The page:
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Jewish World Review March 17, 2004 / 24 Adar, 5764

Dennis Byrne

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Here's why the ‘Political Middle’ is a national curse | For Republicans who find it hard to comprehend why Democratic hatred of President Bush is so visceral, all they have to think of is President Bill Clinton. Or better, Hillary Rodham Clinton. Four years ago, Democrats were wondering why anyone could be so obsessed with Clinton, so filled with loathing that they would risk rupturing the country by trying to drive him out of office. It was sure evidence that Republicans were "mean-spirited" and odious.

Now Democrats know. Whatever it is about Bush they find so galling, many are willing to nominate a presidential candidate not on his beliefs, experience or competence, but because he is Not Bush. So along comes John Kerry, apparently the best of the Not Bushes. Never mind that who he is is anyone's guess. More liberal than his fellow Massachusetts senator and liberal icon Ted Kennedy? Or a reed, ready to bend to the most expedient breeze?

Without waiting for the answer, though, the coming presidential election already is being adjudged the most divisive in memory. Both candidates, according to conventional wisdom, are preparing to "excite" their base. Pollster John Zogby, president of Zogby International, concludes that the "middle has disappeared." In what he calls an "Armageddon election," he predicts that each candidate will say: "It's the end of the world if the other guy wins." Thus the Silent Majority apparently has become the vast but Stifled Middle.

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I'm not so sure that the "rush to the middle," the popular strategic path to the presidency of recent vintage, now is a memory. And if it is, so what?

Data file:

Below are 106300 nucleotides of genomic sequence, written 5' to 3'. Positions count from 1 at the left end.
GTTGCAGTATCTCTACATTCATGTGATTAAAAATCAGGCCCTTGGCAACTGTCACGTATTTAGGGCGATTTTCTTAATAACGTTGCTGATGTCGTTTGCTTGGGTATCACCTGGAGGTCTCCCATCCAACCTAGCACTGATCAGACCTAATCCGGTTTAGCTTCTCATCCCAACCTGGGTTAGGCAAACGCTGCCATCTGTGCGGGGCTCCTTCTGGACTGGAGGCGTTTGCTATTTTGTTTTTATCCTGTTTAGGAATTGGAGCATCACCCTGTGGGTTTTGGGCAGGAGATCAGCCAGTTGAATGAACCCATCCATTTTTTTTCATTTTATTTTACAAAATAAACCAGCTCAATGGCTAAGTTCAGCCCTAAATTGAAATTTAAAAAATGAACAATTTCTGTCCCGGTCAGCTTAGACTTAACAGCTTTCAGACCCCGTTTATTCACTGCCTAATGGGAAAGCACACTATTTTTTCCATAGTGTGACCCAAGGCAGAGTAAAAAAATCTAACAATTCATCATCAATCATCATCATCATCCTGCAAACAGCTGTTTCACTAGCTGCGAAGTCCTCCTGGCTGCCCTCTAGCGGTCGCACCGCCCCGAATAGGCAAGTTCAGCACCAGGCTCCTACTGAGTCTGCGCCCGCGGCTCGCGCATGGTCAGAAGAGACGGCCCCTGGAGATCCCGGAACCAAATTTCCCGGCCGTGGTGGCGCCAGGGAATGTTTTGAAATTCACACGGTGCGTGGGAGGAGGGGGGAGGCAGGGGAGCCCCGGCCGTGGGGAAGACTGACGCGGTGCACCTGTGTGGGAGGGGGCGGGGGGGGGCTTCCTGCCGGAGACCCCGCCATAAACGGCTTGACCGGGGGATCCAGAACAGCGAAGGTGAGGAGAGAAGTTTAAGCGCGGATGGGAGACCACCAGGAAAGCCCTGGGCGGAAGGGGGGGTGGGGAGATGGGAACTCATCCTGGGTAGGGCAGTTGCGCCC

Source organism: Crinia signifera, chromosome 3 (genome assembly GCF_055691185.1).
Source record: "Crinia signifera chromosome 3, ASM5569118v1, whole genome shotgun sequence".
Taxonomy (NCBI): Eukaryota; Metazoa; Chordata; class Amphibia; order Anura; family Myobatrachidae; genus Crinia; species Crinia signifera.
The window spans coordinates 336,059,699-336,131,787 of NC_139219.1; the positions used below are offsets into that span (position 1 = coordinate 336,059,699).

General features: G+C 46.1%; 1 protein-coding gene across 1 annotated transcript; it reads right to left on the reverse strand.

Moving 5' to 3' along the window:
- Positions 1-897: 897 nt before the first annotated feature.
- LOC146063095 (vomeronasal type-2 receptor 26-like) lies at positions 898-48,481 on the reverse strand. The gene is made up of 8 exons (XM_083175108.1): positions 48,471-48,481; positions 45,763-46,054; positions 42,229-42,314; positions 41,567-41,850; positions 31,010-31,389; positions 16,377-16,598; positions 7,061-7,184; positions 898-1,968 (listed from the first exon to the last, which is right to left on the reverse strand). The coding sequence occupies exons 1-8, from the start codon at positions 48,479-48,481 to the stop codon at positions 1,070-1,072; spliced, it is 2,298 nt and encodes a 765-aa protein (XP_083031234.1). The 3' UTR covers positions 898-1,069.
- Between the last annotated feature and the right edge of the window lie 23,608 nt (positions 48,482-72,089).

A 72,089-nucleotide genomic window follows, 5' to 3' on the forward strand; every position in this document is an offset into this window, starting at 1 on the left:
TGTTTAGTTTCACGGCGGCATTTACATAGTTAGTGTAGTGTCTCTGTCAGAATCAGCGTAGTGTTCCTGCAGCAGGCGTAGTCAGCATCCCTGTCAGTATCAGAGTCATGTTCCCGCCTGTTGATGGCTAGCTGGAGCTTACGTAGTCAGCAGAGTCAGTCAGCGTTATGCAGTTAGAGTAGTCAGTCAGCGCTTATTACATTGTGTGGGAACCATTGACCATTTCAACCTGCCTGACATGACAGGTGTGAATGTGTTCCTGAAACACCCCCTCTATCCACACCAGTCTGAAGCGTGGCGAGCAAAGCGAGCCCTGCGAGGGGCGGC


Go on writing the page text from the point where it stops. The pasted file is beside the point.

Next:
For all the bellyaching about there never being any "difference between the candidates," this election may be bracing in its presentation of two clearly different choices, especially in areas of national security, foreign policy, taxation, cultural values and the economy.

You remember "choice"? It is the highest of today's values, and if we must have it full blossom in our cultural life, our quality of life and in our reproductive life, then why should we be denied it in our political life?

When "diversity" is an ideal increasingly being installed into law and court decisions as society's ideal, why doesn't diversity in political opinion and intellectual discourse receive the same respect? Instead, disagreement in political discourse has been elevated from a misdemeanor to a felony. Those who stand by their principles and strong beliefs are the enemies of harmony. And, the irony is, those who don't harmonize must be banished.

Yes, some of us actually believe that the fashionable warning about "polarization" is a load of hogwash. To us, the beatification of the Political Middle is raw political strategy, designed to make your opponent appear loopy or even dangerous. Those who deify "moderation" reek of a certain intellectual snobbery and self-satisfaction. As if they are saying, "Thanks to us, democracy works. Thanks to us, reason reigns. We are the bulwark against those who would divide the country, not unite it. Thanks to us, the fruitcakes don't run things."

Of course, democracy requires consensus and compromise. George Washington was right when he warned that factions could have torn apart our infant republic. But an opposite and equal danger also threatens. Pragmatism. A growing political agnosticism insists that strong convictions are destructive of the political process. Expediency shoving aside moral and ethical convictions that propels a people toward the greater good.

Disagreement isn't the worst thing that can happen to our nation. Loyalty to the British crown once was considered to be the consensus position in the American colonies. Avoiding discord once meant not meddling with the "right" of someone to own slaves. Minding your own business once meant you don't get unpleasant in matters of civil rights. Every advance in American civilization was carried forward by discord, animosity and conflict. And discord, animosity and conflict stood in the way of every cockamamie scheme that would have done our nation great damage.

The alternatives are the Tweedles Dum and Dee. A cushiony, lukewarm middle where no feelings are hurt, no one is inspired by conviction and we are dead in our tracks.

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JWR contributor Dennis Byrne is a Chicago-area writer and public affairs consultant. Comment by clicking here.

02/24/04: When the public overrules the kingmakers
04/01/03: Getting zero credit on fighting a war

© 2004, Dennis Byrne